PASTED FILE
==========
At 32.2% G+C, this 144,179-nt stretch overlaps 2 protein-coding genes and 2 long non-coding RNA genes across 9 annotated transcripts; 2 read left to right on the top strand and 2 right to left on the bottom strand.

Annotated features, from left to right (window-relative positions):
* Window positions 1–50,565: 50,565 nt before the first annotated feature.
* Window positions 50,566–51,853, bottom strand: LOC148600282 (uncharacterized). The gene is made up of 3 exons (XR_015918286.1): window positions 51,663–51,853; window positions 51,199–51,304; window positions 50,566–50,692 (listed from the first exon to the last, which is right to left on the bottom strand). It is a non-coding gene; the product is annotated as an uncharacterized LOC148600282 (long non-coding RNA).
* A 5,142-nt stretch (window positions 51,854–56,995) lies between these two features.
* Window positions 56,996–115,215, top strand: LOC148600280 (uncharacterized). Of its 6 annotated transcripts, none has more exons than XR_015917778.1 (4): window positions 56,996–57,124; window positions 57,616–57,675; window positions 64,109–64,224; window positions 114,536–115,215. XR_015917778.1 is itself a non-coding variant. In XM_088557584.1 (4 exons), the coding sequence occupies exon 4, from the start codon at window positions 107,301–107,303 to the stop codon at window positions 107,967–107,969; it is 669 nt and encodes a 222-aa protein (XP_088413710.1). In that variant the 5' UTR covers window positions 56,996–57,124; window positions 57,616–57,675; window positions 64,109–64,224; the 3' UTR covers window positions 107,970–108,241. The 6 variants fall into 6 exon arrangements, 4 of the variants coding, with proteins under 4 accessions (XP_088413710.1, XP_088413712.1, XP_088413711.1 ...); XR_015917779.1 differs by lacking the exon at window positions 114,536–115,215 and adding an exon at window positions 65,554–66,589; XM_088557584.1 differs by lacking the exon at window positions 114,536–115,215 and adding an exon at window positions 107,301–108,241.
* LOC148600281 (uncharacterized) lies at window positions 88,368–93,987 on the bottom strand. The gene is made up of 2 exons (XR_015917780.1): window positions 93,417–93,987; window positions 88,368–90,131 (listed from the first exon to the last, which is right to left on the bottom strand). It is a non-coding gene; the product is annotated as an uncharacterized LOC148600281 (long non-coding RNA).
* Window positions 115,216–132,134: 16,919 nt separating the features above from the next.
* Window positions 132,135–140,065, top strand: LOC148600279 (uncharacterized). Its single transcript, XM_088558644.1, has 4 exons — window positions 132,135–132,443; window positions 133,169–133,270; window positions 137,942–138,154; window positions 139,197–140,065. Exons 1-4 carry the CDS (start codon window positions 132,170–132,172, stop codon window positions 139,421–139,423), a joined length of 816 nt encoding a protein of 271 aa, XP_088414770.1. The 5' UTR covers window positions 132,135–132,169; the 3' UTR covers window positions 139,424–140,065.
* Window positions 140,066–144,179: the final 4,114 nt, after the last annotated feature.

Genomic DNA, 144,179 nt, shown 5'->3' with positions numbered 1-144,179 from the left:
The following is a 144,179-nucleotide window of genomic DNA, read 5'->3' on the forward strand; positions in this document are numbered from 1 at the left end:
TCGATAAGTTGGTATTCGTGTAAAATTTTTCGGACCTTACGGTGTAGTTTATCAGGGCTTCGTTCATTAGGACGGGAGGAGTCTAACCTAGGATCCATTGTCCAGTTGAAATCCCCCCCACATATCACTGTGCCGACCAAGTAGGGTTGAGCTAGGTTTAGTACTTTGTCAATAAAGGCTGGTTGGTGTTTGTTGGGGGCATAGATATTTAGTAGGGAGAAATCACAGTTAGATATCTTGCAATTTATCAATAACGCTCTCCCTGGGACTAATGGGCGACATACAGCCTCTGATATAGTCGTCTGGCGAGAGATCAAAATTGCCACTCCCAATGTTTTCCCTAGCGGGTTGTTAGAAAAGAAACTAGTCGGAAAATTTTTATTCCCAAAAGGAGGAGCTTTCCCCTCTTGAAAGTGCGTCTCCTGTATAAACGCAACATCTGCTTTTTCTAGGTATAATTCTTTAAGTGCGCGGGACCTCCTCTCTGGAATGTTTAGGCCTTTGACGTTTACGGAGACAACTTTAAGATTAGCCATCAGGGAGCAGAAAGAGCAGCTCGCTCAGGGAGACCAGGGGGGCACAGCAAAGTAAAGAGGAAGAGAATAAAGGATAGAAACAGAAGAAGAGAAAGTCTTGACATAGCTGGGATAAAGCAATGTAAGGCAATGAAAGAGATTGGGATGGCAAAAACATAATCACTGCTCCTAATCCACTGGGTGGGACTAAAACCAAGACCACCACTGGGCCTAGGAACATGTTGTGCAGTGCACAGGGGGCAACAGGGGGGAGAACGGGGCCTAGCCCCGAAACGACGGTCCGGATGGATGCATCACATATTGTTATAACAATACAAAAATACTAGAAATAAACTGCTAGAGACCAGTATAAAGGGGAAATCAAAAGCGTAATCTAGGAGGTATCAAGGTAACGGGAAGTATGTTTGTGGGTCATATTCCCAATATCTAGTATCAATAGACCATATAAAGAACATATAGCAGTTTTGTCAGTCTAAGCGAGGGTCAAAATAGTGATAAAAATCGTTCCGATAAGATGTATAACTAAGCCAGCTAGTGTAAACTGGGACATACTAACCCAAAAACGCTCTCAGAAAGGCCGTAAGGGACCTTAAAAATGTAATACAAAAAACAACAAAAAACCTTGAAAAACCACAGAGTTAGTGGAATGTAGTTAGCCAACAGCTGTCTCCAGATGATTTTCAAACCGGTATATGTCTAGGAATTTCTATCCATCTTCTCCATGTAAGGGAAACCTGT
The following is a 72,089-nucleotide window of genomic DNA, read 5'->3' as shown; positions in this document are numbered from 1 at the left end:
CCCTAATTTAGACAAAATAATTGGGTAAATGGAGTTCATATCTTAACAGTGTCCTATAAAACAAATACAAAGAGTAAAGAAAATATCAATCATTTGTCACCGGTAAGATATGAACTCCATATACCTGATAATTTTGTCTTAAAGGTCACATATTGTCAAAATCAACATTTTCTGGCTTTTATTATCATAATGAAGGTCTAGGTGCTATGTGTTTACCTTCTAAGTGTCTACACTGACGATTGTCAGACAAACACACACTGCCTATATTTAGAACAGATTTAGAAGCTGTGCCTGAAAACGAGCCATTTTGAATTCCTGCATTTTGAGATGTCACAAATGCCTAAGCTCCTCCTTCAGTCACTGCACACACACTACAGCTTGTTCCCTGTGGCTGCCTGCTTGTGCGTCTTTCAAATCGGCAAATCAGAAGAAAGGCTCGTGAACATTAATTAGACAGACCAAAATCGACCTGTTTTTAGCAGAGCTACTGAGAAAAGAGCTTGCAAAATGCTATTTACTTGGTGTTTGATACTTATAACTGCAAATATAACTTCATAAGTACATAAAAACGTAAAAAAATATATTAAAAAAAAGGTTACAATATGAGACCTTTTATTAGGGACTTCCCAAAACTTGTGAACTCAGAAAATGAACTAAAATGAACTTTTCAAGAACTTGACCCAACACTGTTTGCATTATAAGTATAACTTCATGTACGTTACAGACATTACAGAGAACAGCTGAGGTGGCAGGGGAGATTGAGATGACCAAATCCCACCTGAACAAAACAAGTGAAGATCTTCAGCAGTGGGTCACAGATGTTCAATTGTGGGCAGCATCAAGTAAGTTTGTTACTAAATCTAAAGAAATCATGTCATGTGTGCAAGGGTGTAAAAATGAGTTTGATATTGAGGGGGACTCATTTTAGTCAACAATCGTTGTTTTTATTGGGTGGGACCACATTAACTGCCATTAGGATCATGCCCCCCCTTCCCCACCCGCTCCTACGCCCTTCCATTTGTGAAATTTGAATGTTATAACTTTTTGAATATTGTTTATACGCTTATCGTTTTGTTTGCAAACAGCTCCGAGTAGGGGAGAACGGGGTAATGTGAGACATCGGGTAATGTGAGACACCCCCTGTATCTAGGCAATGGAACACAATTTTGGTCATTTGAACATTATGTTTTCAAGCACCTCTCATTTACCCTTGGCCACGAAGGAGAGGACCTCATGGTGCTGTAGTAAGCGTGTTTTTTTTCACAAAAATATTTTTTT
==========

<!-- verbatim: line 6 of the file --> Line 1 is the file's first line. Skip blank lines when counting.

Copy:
* Window positions 56,996–115,215, top strand: LOC148600280 (uncharacterized). Of its 6 annotated transcripts, none has more exons than XR_015917778.1 (4): window positions 56,996–57,124; window positions 57,616–57,675; window positions 64,109–64,224; window positions 114,536–115,215. XR_015917778.1 is itself a non-coding variant. In XM_088557584.1 (4 exons), the coding sequence occupies exon 4, from the start codon at window positions 107,301–107,303 to the stop codon at window positions 107,967–107,969; it is 669 nt and encodes a 222-aa protein (XP_088413710.1). In that variant the 5' UTR covers window positions 56,996–57,124; window positions 57,616–57,675; window positions 64,109–64,224; the 3' UTR covers window positions 107,970–108,241. The 6 variants fall into 6 exon arrangements, 4 of the variants coding, with proteins under 4 accessions (XP_088413710.1, XP_088413712.1, XP_088413711.1 ...); XR_015917779.1 differs by lacking the exon at window positions 114,536–115,215 and adding an exon at window positions 65,554–66,589; XM_088557584.1 differs by lacking the exon at window positions 114,536–115,215 and adding an exon at window positions 107,301–108,241.